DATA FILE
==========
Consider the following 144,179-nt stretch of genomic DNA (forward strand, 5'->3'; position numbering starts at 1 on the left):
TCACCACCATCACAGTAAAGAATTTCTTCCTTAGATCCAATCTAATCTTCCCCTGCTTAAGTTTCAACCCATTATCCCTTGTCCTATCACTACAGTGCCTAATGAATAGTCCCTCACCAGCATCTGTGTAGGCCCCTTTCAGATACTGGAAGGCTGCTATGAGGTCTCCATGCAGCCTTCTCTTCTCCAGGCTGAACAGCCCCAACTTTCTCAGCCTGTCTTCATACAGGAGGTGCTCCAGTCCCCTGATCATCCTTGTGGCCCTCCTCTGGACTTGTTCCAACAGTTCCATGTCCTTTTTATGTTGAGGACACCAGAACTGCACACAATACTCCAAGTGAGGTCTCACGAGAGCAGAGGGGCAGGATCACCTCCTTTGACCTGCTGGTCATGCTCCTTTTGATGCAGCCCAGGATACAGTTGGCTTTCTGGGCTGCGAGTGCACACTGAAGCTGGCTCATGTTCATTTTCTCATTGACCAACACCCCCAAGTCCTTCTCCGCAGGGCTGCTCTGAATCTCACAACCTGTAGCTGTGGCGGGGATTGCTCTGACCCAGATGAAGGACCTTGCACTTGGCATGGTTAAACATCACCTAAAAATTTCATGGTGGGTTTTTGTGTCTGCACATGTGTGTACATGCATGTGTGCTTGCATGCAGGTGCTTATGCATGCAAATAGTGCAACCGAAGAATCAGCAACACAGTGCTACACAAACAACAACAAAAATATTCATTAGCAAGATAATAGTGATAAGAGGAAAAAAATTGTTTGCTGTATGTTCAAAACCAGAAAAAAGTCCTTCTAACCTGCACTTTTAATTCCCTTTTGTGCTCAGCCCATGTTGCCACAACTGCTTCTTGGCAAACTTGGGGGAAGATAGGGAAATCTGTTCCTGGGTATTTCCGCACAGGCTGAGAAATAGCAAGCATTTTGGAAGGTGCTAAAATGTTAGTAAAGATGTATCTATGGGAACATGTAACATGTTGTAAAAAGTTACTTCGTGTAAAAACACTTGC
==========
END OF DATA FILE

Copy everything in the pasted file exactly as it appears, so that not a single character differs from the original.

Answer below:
Consider the following 144,179-nt stretch of genomic DNA (forward strand, 5'->3'; position numbering starts at 1 on the left):
TCACCACCATCACAGTAAAGAATTTCTTCCTTAGATCCAATCTAATCTTCCCCTGCTTAAGTTTCAACCCATTATCCCTTGTCCTATCACTACAGTGCCTAATGAATAGTCCCTCACCAGCATCTGTGTAGGCCCCTTTCAGATACTGGAAGGCTGCTATGAGGTCTCCATGCAGCCTTCTCTTCTCCAGGCTGAACAGCCCCAACTTTCTCAGCCTGTCTTCATACAGGAGGTGCTCCAGTCCCCTGATCATCCTTGTGGCCCTCCTCTGGACTTGTTCCAACAGTTCCATGTCCTTTTTATGTTGAGGACACCAGAACTGCACACAATACTCCAAGTGAGGTCTCACGAGAGCAGAGGGGCAGGATCACCTCCTTTGACCTGCTGGTCATGCTCCTTTTGATGCAGCCCAGGATACAGTTGGCTTTCTGGGCTGCGAGTGCACACTGAAGCTGGCTCATGTTCATTTTCTCATTGACCAACACCCCCAAGTCCTTCTCCGCAGGGCTGCTCTGAATCTCACAACCTGTAGCTGTGGCGGGGATTGCTCTGACCCAGATGAAGGACCTTGCACTTGGCATGGTTAAACATCACCTAAAAATTTCATGGTGGGTTTTTGTGTCTGCACATGTGTGTACATGCATGTGTGCTTGCATGCAGGTGCTTATGCATGCAAATAGTGCAACCGAAGAATCAGCAACACAGTGCTACACAAACAACAACAAAAATATTCATTAGCAAGATAATAGTGATAAGAGGAAAAAAATTGTTTGCTGTATGTTCAAAACCAGAAAAAAGTCCTTCTAACCTGCACTTTTAATTCCCTTTTGTGCTCAGCCCATGTTGCCACAACTGCTTCTTGGCAAACTTGGGGGAAGATAGGGAAATCTGTTCCTGGGTATTTCCGCACAGGCTGAGAAATAGCAAGCATTTTGGAAGGTGCTAAAATGTTAGTAAAGATGTATCTATGGGAACATGTAACATGTTGTAAAAAGTTACTTCGTGTAAAAACACTTGC